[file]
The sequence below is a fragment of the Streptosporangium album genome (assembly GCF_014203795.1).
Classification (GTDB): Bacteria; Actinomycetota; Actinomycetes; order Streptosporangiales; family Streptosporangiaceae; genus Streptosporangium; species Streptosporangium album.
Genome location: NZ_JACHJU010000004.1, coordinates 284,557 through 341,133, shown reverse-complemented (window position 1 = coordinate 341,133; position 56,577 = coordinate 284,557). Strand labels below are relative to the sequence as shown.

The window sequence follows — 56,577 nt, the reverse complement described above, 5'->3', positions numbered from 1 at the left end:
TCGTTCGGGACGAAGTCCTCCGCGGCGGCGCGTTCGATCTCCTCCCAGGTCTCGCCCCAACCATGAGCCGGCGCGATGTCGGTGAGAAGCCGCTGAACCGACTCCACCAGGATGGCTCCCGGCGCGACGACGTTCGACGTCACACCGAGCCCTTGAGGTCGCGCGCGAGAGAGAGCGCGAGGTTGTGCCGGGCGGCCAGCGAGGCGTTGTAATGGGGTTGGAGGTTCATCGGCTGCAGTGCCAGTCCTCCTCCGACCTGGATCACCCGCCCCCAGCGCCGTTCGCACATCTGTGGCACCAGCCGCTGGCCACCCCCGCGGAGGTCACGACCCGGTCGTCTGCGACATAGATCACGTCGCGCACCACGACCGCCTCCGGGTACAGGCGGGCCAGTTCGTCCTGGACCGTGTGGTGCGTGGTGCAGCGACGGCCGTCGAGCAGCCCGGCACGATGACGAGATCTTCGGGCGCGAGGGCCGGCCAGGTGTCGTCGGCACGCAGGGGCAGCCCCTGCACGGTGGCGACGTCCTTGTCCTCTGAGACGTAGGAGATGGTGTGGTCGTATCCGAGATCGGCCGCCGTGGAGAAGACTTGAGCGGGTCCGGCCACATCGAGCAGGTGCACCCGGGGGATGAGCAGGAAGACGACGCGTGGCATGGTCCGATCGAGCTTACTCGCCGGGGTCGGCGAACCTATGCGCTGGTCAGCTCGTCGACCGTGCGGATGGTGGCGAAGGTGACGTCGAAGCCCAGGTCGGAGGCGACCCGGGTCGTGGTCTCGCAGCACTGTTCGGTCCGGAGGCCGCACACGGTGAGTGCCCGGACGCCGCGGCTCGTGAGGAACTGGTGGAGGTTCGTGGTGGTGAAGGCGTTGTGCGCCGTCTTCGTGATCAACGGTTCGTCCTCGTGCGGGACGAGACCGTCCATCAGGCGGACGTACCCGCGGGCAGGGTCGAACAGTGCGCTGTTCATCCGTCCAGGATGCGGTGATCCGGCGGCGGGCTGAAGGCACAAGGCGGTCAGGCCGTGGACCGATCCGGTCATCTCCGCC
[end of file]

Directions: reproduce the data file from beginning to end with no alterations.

The sequence below is a fragment of the Streptosporangium album genome (assembly GCF_014203795.1).
Classification (GTDB): Bacteria; Actinomycetota; Actinomycetes; order Streptosporangiales; family Streptosporangiaceae; genus Streptosporangium; species Streptosporangium album.
Genome location: NZ_JACHJU010000004.1, coordinates 284,557 through 341,133, shown reverse-complemented (window position 1 = coordinate 341,133; position 56,577 = coordinate 284,557). Strand labels below are relative to the sequence as shown.

The window sequence follows — 56,577 nt, the reverse complement described above, 5'->3', positions numbered from 1 at the left end:
TCGTTCGGGACGAAGTCCTCCGCGGCGGCGCGTTCGATCTCCTCCCAGGTCTCGCCCCAACCATGAGCCGGCGCGATGTCGGTGAGAAGCCGCTGAACCGACTCCACCAGGATGGCTCCCGGCGCGACGACGTTCGACGTCACACCGAGCCCTTGAGGTCGCGCGCGAGAGAGAGCGCGAGGTTGTGCCGGGCGGCCAGCGAGGCGTTGTAATGGGGTTGGAGGTTCATCGGCTGCAGTGCCAGTCCTCCTCCGACCTGGATCACCCGCCCCCAGCGCCGTTCGCACATCTGTGGCACCAGCCGCTGGCCACCCCCGCGGAGGTCACGACCCGGTCGTCTGCGACATAGATCACGTCGCGCACCACGACCGCCTCCGGGTACAGGCGGGCCAGTTCGTCCTGGACCGTGTGGTGCGTGGTGCAGCGACGGCCGTCGAGCAGCCCGGCACGATGACGAGATCTTCGGGCGCGAGGGCCGGCCAGGTGTCGTCGGCACGCAGGGGCAGCCCCTGCACGGTGGCGACGTCCTTGTCCTCTGAGACGTAGGAGATGGTGTGGTCGTATCCGAGATCGGCCGCCGTGGAGAAGACTTGAGCGGGTCCGGCCACATCGAGCAGGTGCACCCGGGGGATGAGCAGGAAGACGACGCGTGGCATGGTCCGATCGAGCTTACTCGCCGGGGTCGGCGAACCTATGCGCTGGTCAGCTCGTCGACCGTGCGGATGGTGGCGAAGGTGACGTCGAAGCCCAGGTCGGAGGCGACCCGGGTCGTGGTCTCGCAGCACTGTTCGGTCCGGAGGCCGCACACGGTGAGTGCCCGGACGCCGCGGCTCGTGAGGAACTGGTGGAGGTTCGTGGTGGTGAAGGCGTTGTGCGCCGTCTTCGTGATCAACGGTTCGTCCTCGTGCGGGACGAGACCGTCCATCAGGCGGACGTACCCGCGGGCAGGGTCGAACAGTGCGCTGTTCATCCGTCCAGGATGCGGTGATCCGGCGGCGGGCTGAAGGCACAAGGCGGTCAGGCCGTGGACCGATCCGGTCATCTCCGCC